The Dream - With Brice Geoffrion
I was three years old when I first started skating. Ironically, my father did not want my three older brothers and I to play hockey. He was someone who made it to the NHL and saw the harsh realities of the game, the dirty business aspect to it all. For him, he planned on his boys playing golf, baseball, or anything else that did not involve ice and two inches of steel on a boot. But when he decided to take all of us to the one and only rink in Nashville, TN, those plans drastically changed.
Hockey would suddenly become more than a game to me. It would become my life. The fact that my great-grandfather and grandfather were hall of famers, had their jerseys retired, and won over 7 Stanley cups combined, certainly helped me feel as if my calling was to play this game. Once I made the decision to follow the same path as my brothers and move away from home at the age of 14 to attend Culver Military Academy, I would become obsessed with the sport.
I did not go to Culver for the academics, I went to play hockey (of course in retrospect this could not be any farther from the truth). As a matter of fact, I’m pretty sure if you asked every hockey player there why they decided to go to boarding school, the word education and any other synonym was non-existent. Moving away from home to attend a boarding school for intellectual reasons wasn’t the motive. Playing hockey was. And that’s all that mattered.
In my spare time, I wouldn’t study, I would stick handle. If I needed to do a project, I would push it off to the last minute so I could work on my shot. If I had free time, I wouldn’t write that paper, I would go and work out. Summers were spent being on the ice and in the gym every day, for hours on end. Anything and everything I did, was solely for hockey. All I had was a vision of putting on an NHL jersey, and that vision motivated me every day. Hockey was my escape, my oasis. It was the only thing I wanted to do in life. It was all I cared about.
I would be fortunate enough to go on to play four years of division one college hockey for Alabama-Huntsville, where my passion for the game would slowly change. At UAH, we lost. And we lost a lot. My final record after four years would turn out to be 9-118-3. Yes, you read that right. 118 losses and less than ten wins. I knew coming in we would struggle against most teams, but I didn’t care. I just wanted to play D1 hockey, get noticed by a couple of NHL scouts, and live the rest of my life as a professional hockey player. Simple, right?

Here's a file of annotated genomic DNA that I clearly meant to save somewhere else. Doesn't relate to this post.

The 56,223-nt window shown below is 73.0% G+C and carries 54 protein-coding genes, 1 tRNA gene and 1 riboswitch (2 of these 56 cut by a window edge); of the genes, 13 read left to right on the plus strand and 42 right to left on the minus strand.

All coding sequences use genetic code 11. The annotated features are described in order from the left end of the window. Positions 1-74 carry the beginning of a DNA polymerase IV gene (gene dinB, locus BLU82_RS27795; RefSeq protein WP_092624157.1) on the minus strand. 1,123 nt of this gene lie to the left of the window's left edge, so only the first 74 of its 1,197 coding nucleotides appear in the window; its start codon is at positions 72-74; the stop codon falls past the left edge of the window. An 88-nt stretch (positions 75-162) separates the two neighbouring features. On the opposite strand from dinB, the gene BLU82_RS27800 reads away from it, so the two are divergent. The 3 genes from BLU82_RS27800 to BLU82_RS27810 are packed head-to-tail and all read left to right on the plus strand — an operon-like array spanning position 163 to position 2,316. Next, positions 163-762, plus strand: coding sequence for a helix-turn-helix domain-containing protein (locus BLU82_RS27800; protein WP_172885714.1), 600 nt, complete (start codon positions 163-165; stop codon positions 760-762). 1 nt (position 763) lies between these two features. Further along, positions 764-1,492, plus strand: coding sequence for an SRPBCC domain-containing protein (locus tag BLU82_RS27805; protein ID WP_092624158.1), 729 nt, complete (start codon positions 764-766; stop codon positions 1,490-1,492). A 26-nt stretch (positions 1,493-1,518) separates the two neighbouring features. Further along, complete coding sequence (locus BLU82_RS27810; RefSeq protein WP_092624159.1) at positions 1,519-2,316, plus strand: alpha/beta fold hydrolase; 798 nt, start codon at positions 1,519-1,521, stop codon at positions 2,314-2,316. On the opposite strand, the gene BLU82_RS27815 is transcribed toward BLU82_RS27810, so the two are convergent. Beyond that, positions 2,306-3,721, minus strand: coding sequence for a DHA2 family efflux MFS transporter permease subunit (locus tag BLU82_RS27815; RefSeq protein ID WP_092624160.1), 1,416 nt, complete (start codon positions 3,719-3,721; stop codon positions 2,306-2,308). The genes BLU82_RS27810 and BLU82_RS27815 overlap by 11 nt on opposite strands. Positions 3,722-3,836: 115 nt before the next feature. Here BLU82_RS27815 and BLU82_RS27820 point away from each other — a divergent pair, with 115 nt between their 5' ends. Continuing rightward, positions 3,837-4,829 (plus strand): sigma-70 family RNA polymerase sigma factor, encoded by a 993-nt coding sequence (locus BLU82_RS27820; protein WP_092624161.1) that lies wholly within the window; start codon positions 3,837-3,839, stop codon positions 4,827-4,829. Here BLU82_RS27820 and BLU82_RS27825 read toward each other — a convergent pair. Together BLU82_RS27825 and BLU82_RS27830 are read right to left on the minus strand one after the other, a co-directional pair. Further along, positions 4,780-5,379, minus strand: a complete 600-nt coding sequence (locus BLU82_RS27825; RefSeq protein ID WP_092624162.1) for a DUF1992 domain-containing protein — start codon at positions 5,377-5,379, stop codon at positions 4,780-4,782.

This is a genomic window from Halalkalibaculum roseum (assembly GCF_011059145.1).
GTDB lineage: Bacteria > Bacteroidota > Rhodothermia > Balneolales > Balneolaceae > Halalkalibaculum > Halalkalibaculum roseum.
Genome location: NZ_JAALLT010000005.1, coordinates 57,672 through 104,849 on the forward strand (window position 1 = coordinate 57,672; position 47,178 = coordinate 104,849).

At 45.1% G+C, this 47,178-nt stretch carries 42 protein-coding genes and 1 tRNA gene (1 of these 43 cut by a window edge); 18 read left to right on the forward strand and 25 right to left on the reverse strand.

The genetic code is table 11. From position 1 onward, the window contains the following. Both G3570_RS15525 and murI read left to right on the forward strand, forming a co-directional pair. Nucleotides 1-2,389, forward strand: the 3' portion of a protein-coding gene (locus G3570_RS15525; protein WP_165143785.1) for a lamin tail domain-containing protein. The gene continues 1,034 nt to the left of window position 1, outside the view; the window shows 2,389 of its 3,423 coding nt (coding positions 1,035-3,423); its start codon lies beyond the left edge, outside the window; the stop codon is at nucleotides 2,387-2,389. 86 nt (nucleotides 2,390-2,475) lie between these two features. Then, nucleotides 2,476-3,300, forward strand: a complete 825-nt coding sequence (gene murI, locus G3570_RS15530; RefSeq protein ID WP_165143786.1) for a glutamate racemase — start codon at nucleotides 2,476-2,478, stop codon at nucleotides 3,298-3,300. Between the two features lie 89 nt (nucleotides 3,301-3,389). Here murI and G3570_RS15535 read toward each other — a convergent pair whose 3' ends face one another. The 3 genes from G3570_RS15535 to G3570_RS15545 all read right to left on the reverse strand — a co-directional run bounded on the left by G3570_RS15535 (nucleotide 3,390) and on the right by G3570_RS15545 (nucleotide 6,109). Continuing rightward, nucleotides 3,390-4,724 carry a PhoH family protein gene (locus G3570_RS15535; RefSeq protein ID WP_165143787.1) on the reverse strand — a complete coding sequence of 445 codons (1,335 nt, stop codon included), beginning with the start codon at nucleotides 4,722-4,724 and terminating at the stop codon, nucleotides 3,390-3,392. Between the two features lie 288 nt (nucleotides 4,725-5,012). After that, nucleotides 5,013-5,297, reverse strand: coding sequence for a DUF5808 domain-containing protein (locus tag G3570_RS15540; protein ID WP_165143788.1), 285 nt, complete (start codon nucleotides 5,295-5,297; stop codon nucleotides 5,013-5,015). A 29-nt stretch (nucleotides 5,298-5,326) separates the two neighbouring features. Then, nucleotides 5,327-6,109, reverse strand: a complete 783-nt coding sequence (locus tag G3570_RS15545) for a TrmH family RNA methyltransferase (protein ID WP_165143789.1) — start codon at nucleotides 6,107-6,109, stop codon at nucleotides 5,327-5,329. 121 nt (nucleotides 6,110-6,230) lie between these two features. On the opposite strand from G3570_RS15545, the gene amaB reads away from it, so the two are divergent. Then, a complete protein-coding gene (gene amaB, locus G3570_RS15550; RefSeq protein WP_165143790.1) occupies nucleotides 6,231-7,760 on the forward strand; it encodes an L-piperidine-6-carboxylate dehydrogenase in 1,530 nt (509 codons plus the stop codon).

But that didn’t happen. Instead, I would inevitably experience the harsh realities of the game, the very reason my dad never wanted us to play in the first place. Getting put in the stands over and over, being told I wasn’t good enough, the constant mind games from the coaches, and being beat down mentally and physically almost every weekend as we drove 15 hours on a bus back home with no wins once again, wasn’t exactly what I had envisioned back in high school. Hockey was no longer my oasis. It was literally my hell. After my senior year, I decided to walk away from the game forever.
It has now been almost 20 months since I Iast stepped on the ice, and despite my relative distance from the game, I take with me everyday the values and lessons that hockey taught me as I move forward facing new challenges in my career as an insurance broker in Los Angeles.
Despite the less than positive end to my hockey career, I look back on my time devoted to hockey with fondness. I won’t remember the losses, who scored what goal or who got how many points. I’ll remember my teammates and the bonds we formed through the long bus trips and grueling workouts, bonds that could only be forged through the sweat and blood shed in pursuit of a shared goal.